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article imageHow alcohol 'disrupts sleep cycles'

By Eileen Kersey     Jan 24, 2013 in Health
London - Do you enjoy a 'night-cap' at bedtime? Many people enjoy an alcoholic drink before they retire for the night, believing it will aid a restful night. On the contrary it may disturb your slumber.
A glass of whiskey before bedtime may help you quickly drift off to sleep but will it ensure a good night's slumber? New research suggests it will not.
The London Sleep Centre, in the UK, looks at all aspects of sleep. It investigates the causes of sleep disorders and looks at the causes. In one of its latest projects the team at the centre have been investigating the effect alcohol may have on sleep patterns.
The BBC reports that the research team discovered that alcohol, "cuts the time it takes to first nod off and sends us into a deep sleep, it also robs us of one of our most satisfying types of sleep, where dreams occur." Far from aiding sleep alcohol upsets our normal sleep cycles.
Dr Irshaad Ebrahim, head of the research team involved, now advises against a 'tipple' at bedtime. His advice is,
We should be very cautious about drinking on a regular basis. One or two glasses might be nice in the short term, but if you continue to use a tipple before bedtime it can cause significant problems. If you do have a drink, it's best to leave an hour and a half to two hours before going to bed so the alcohol is already wearing off.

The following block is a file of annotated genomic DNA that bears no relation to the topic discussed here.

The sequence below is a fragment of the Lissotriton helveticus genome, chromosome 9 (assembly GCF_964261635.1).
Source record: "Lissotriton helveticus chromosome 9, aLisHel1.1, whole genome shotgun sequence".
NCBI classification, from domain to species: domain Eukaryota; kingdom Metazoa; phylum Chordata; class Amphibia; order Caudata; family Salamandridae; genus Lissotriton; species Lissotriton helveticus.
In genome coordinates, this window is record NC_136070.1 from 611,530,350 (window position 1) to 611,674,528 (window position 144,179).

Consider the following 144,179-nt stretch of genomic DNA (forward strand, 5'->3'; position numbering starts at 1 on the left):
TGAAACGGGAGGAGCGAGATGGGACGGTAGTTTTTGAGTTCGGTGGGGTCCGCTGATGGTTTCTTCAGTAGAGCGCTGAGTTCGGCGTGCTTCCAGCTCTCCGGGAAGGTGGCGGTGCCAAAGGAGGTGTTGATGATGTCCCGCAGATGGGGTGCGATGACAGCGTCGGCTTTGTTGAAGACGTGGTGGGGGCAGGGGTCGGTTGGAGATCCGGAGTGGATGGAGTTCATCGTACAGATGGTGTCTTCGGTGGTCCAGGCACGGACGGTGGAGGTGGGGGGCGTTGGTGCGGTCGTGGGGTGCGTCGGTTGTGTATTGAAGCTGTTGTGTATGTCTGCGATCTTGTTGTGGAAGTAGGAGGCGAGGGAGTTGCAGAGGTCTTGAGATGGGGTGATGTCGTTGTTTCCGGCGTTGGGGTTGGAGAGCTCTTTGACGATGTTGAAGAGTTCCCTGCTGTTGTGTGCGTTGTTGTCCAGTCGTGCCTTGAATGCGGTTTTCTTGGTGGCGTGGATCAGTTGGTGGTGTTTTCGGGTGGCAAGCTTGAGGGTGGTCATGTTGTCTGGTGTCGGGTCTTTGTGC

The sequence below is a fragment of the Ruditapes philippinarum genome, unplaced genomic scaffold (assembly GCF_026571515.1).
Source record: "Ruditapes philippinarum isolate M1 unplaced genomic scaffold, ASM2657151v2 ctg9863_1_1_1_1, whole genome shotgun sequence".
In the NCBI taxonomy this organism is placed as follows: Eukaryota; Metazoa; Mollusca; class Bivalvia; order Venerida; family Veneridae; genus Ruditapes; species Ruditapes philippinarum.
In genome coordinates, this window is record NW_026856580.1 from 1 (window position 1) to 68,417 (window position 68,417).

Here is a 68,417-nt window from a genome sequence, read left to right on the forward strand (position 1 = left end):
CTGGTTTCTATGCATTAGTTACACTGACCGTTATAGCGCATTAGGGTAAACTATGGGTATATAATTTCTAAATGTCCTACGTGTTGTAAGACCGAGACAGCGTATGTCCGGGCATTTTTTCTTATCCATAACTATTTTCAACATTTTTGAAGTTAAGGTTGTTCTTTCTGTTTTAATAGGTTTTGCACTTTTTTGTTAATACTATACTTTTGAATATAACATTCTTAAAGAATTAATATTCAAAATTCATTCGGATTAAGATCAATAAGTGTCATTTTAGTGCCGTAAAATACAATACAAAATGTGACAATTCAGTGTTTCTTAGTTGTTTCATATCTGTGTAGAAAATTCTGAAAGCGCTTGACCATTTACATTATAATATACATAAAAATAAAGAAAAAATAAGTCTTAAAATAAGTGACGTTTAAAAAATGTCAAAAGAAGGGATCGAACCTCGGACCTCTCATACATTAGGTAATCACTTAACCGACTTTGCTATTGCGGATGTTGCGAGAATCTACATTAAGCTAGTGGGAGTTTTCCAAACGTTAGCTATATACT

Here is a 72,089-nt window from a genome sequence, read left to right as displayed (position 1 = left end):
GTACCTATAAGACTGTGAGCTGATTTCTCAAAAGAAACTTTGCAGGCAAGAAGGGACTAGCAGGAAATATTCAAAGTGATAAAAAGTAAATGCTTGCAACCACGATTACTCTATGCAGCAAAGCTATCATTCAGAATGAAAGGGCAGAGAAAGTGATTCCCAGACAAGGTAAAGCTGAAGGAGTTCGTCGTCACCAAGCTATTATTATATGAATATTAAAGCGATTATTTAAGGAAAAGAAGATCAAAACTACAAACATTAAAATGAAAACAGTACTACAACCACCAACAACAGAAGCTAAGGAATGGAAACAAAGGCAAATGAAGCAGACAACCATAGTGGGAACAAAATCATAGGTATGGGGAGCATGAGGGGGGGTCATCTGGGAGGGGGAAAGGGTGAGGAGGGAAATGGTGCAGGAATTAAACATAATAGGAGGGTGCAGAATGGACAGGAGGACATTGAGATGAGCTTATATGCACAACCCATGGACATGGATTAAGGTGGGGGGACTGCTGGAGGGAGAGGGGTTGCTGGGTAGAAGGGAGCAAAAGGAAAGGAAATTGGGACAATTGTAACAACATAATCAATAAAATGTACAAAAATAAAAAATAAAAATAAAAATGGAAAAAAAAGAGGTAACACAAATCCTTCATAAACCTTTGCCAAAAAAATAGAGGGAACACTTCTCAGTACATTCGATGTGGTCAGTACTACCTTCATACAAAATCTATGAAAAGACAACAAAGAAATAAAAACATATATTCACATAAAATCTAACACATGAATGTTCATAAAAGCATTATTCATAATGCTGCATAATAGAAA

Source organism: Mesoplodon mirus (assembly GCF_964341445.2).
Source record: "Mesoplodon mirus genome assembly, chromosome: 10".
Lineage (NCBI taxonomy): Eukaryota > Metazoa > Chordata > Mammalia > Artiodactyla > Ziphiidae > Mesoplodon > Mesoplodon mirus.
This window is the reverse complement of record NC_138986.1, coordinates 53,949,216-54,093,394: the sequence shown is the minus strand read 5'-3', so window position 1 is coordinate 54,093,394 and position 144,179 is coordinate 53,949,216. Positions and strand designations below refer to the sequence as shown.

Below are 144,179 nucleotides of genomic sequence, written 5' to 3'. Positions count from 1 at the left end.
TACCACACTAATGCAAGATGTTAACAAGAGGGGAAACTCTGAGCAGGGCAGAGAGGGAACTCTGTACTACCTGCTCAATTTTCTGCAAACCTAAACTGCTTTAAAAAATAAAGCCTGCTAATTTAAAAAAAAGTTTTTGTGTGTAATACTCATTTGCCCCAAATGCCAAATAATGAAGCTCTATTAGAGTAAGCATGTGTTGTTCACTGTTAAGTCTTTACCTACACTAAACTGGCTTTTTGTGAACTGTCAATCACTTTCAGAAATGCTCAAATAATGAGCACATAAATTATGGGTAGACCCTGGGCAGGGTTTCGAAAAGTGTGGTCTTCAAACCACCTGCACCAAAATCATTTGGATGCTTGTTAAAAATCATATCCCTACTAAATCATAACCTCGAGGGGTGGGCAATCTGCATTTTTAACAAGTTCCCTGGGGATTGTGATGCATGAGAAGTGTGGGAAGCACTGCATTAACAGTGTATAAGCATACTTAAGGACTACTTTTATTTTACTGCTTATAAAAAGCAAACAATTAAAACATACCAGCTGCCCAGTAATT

The research conclusions followed trials involving more than a 100 cases. The study found that the volunteers involved in the research soon fell asleep, after a night-cap. A very deep sleep quickly followed.
Sleep has different stages. One is rapid eye movement (REM) sleep. REM sleep usually occurs around 90 minutes after falling asleep. This is when our dreams occur. Alcohol reduced the amount of time the 'human guinea pigs' spent in the REM sleep stage. This means that their sleep was not 'restful'.
The director of the Edinburgh Sleep Centre, Chris Idzikowski, agrees.Alcohol on the whole is not useful for improving a whole night's sleep. Sleep may be deeper to start with, but then becomes disrupted. Additionally, that deeper sleep will probably promote snoring and poorer breathing. So, one shouldn't expect better sleep with alcohol.
The general consensus is that the more alcohol you drink before bed the more your sleep will be disturbed. You may be 'dead drunk', but the quality of your sleep will be poor. Although part of sleep following alcohol may be deeper it will not be restful. Alcohol can also cause an increase in snoring, poor breathing and can leave you dehydrated.
According to webmd, The body's response to alcohol is more complicated than you might think. Alcohol affects the rhythm of sleep. It acts as a sedative at first, but then a few hours later when blood alcohol level drops, it will wake you up again.
The study is due to be published in the April edition of Alcoholism: Clinical & Experimental Research.
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